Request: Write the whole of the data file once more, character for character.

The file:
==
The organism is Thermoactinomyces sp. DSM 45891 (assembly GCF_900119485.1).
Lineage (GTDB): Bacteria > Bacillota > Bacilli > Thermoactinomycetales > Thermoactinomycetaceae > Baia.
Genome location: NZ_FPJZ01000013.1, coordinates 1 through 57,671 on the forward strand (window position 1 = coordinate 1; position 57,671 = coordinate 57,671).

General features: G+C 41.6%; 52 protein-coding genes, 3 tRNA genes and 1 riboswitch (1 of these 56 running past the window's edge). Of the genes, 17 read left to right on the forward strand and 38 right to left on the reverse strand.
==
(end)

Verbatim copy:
The organism is Thermoactinomyces sp. DSM 45891 (assembly GCF_900119485.1).
Lineage (GTDB): Bacteria > Bacillota > Bacilli > Thermoactinomycetales > Thermoactinomycetaceae > Baia.
Genome location: NZ_FPJZ01000013.1, coordinates 1 through 57,671 on the forward strand (window position 1 = coordinate 1; position 57,671 = coordinate 57,671).

General features: G+C 41.6%; 52 protein-coding genes, 3 tRNA genes and 1 riboswitch (1 of these 56 running past the window's edge). Of the genes, 17 read left to right on the forward strand and 38 right to left on the reverse strand.